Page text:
Microsoft warns about attacks with the Java-based PonyFinal ransomware which steals files
Ransomware has become the go-to tool for cybercriminals post the coronavirus pandemic. It is an effortless and efficient way of making illegal profits. Ever since big ransomware makers like REvil, CLOP, and Maze entered the scene, the ransomware-as-a-service has been corporatized.
Ransomware operators no longer just rely on encrypting the victim’s hard drive or servers in exchange for a decrypting key. With the entry of these top malware families, the Ransomware operators have changed their revenue models. They now use the data stolen from the victims as a bargaining chip to extort double ransom. Once for decrypting key and once for not leaking the stolen data. This occurrence has been seen ransomware attacks on LG Electronics and Indiabulls group. These ransomware operators even have their own website on the dark web where they issue press releases, notices to the victims, and leak data.
Now we have a new Java-based ransomware called PonyFinal. The primary objective of this malware according to Panda Security is stealing files for extortion. The PonyFinal ransomware was first noticed Microsoft security team in May 2020 and they tweeted about it.
PonyFinal is a Java-based ransomware that is deployed in human-operated ransomware attacks. While Java-based ransomware are not unheard of, they’re not as common as other threat file types. However, organizations should focus less on this payload and more on how it’s delivered. pic.twitter.com/Q3BMs7fSvx
— Microsoft Security Intelligence (@MsftSecIntel) May 27, 2020
How does PonyFinal Ransomware work?
To gain entry to its victim’s system, the PonyFinal operators carry out a brute force attack against Microsoft Systems Management Server (SMS). Once, they gain entry, they deploy a VBScript to run a PowerShell reverse shell and steal data from the server to their command and control server. In addition, the PonyFinal ransomware operators also launch a remote manipulator system to bypass event logging.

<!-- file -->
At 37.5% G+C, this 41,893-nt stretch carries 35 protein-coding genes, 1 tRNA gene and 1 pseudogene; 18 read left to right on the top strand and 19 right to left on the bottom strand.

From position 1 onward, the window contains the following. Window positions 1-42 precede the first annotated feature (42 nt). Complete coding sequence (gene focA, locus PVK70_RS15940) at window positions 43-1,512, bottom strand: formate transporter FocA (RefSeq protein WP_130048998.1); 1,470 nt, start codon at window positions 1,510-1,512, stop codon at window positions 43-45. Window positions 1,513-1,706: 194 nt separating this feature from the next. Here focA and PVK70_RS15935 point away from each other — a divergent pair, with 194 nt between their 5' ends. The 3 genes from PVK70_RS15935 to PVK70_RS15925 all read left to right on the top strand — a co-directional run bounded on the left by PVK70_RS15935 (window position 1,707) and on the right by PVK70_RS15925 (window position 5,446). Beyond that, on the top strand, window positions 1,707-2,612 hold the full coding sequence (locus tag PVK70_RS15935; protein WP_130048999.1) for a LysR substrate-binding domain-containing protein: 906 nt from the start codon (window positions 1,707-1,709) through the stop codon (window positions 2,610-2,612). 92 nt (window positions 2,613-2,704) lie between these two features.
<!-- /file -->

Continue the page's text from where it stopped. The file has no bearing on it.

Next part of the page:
If the server doesn’t support Java, the operators launch the Java Runtime Environment (JRE) which is needed to run the PonyFinal malware. In cases where the server already has JRE installed, the operators use information stolen from SMS to be able to target endpoints This means that companies that already have JRE installed may be blind to this attack.
PonyFinal is delivered through an MSI file, which contains two batch files and the ransomware payload. UVNC_Install.bat creates a scheduled task called “Java Updater”, and calls RunTask.bat, which executes the payload, PonyFinal.JAR.
How does PonyFinal ransomware execute itself?
Once the PonyFinal.Jar has been implanted into the victim’s system, the operators wait for a long time to manually execute the malware. Microsoft says that like other similar manually operated ransomware, the PonyFonal operators bide their time, waiting for the most opportune moment to deploy the payload.
Once they decide to execute the malware, the ransomware encrypts the victim’s file with an additional “.enc” file extension added to the end of each encrypted file. The ransom note is usually named README_files.txt and is usually a simple text file containing ransom payment instructions.
At present, the PonyFinal ransomware victims don’t have any other fix than to reduce the attack surface. Microsoft has recommended that organizations reduce the attack surface by ensuring that all Internet-facing assets are updated with the relevant patches. This is particularly important for VPNs and other remote access tools, which have been used more than ever during the pandemic. It is also vital to carry out frequent audits for misconfigurations and vulnerabilities.
Security researchers are working on the decryptor for PonyFinal but it is useless considering the malware operators use the stolen data to extort money. Microsoft says that hospitals and healthcare industries in India, U.S., Brazil are particularly vulnerable to PonyFinal ransomware.